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Be certain when diagnosing normal tension glaucoma


Practitioners who diagnose patients with normal-tension glaucoma must be careful not to do so prematurely due to insufficient evaluation, one expert cautions.

Speaking at International Vision Expo West, Dr. Sowka said that the occurrence of glaucoma at statistically normal pressures is somewhat uncommon, although some population-based studies show that 20% to 39% of patients who have open-angle glaucoma have NTG.

Still, the diagnosis of NTG should be one of exclusion. With proper diligence, most NTG cases can be correctly ascribed to another condition.

NTG defined

NTG is a condition where there is progressive cupping of the optic nerve and visual field loss resembling that seen in other forms of chronic glaucoma. Also, an IOP greater than 21 mm Hg cannot be documented, and there is no other obvious or apparent cause for these changes.

Without proper evaluation, NTG-also known as pressure-independent glaucoma-can be overdiagnosed. Because elevated IOP is a strong risk factor for glaucoma development, practitioners should consider other possibilities when it is not present, Dr. Sowka said.

Before diagnosing NTG, a doctor should rule out other possible causes and perform a thorough evaluation including visual field analysis; multiple pressure readings; measurement of central corneal thickness; diagnostic imaging studies; and, possibly, a general medical exam.

Dr. Sowka said that the two most common conditions misdiagnosed as NTG are suspicious-appearing congenital anomalies, and the misdiagnosis of primary open-angle glaucoma (POAG). The POAG misdiagnosis occurs when too few IOP measurements are made, a high diurnal variation is not identified, or a thin cornea masks elevated IOP.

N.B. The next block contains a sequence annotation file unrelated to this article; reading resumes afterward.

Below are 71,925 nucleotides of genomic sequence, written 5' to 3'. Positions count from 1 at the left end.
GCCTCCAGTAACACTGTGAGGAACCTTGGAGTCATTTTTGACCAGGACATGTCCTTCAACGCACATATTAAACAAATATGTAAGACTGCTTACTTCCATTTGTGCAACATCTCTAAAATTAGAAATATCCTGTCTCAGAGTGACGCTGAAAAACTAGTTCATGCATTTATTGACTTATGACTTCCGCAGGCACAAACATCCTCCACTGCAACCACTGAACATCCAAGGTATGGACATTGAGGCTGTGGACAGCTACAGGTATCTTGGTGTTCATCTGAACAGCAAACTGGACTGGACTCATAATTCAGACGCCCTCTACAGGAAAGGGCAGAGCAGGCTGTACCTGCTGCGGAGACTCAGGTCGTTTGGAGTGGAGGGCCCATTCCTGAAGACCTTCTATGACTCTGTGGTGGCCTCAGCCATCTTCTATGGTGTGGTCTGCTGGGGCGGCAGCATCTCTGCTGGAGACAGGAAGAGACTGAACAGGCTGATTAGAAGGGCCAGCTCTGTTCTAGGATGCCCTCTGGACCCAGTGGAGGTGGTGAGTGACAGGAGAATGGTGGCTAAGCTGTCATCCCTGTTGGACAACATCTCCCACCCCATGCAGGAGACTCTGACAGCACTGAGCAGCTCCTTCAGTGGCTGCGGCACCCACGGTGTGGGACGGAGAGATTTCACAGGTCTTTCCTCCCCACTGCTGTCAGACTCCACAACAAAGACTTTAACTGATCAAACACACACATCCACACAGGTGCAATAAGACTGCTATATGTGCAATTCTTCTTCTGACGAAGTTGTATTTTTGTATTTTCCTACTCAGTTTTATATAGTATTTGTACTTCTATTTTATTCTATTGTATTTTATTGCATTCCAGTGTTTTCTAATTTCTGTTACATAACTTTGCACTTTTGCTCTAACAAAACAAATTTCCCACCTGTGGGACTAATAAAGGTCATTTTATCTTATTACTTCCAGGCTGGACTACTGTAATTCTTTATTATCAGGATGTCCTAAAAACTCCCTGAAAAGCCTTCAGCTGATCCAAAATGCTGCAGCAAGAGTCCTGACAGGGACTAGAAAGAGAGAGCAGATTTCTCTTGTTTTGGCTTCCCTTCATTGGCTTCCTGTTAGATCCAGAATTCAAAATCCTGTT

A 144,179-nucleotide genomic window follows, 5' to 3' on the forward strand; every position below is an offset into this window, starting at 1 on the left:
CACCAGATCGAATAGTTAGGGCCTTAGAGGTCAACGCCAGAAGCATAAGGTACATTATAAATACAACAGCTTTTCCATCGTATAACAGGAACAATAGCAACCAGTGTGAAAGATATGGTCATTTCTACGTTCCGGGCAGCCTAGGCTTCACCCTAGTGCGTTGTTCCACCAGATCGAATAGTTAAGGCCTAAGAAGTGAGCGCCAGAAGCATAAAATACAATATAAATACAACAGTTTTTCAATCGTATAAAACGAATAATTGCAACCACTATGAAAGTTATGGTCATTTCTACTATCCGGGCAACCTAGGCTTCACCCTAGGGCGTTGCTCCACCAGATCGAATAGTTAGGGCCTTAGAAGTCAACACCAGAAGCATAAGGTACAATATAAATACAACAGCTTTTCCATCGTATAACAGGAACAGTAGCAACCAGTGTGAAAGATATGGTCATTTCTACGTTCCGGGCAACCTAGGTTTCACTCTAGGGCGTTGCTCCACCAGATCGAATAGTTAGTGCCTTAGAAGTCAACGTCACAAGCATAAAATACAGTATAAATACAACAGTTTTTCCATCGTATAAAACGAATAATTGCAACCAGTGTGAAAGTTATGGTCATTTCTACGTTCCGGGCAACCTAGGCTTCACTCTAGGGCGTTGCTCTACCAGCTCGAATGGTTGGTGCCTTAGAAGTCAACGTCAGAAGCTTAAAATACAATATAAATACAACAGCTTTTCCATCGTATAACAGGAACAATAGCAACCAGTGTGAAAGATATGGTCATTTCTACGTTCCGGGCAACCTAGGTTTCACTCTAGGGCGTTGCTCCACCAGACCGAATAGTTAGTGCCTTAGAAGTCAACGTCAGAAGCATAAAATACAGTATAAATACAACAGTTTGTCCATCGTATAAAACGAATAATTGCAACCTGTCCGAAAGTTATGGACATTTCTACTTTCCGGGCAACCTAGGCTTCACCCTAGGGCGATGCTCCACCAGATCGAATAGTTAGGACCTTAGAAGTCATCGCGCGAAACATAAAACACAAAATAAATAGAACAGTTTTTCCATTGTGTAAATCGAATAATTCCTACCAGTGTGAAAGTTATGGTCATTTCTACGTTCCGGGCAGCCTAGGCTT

In rare cases, a tumor in the anterior visual pathway can mimic NTG. These patients present with decreased visual acuity, disc pallor, and visual field defects unlike those associated with POAG.

Patients who develop what looks like NTG may actually have a systemic disease with ocular manifestations. They should be evaluated for severe vascular disease, autoimmune disease, or very low blood pressure and subsequent poor ocular perfusion pressure.

Clinicians should not accept the findings of an initial examination and fall back on the label of NTG, Dr. Sowka said. In fact, he never uses the term NTG.

"We should probably strike this from our vernacular altogether," he said. "Glaucoma is glaucoma, no matter what the pressure is. When diagnosing glaucoma, remove pressure from the equation. If patients have characteristic glaucomatous neuropathy and corresponding visual deficits, then just make the diagnosis of glaucoma, irrespective of what the pressure is."

Studies from sleep labs have shown that the highest IOP spike occurs while patients are asleep in the supine position. "We cannot safely say that the pressure is normal in these situations," Dr. Sowka said. "Thus, the term NTG is really not accurate."

When to consider IOP

When treating patients with diagnosed NTG, IOP becomes a consideration, he said. If the patient has glaucoma and if it is progressive, the goal should be to reduce IOP by at least 30%.

There is considerable difference between managing a patient whose IOP is 19 mm Hg versus a patient whose pressure is 11 mm Hg. The person with the higher pressure could probably be treated relatively easily and successfully with a prostaglandin analogue. Patients whose IOP is 11 mm Hg or lower should initially be observed-if fixation is not threatened-and treated with medication, laser, or surgery if their condition worsens, Dr. Sowka concluded.

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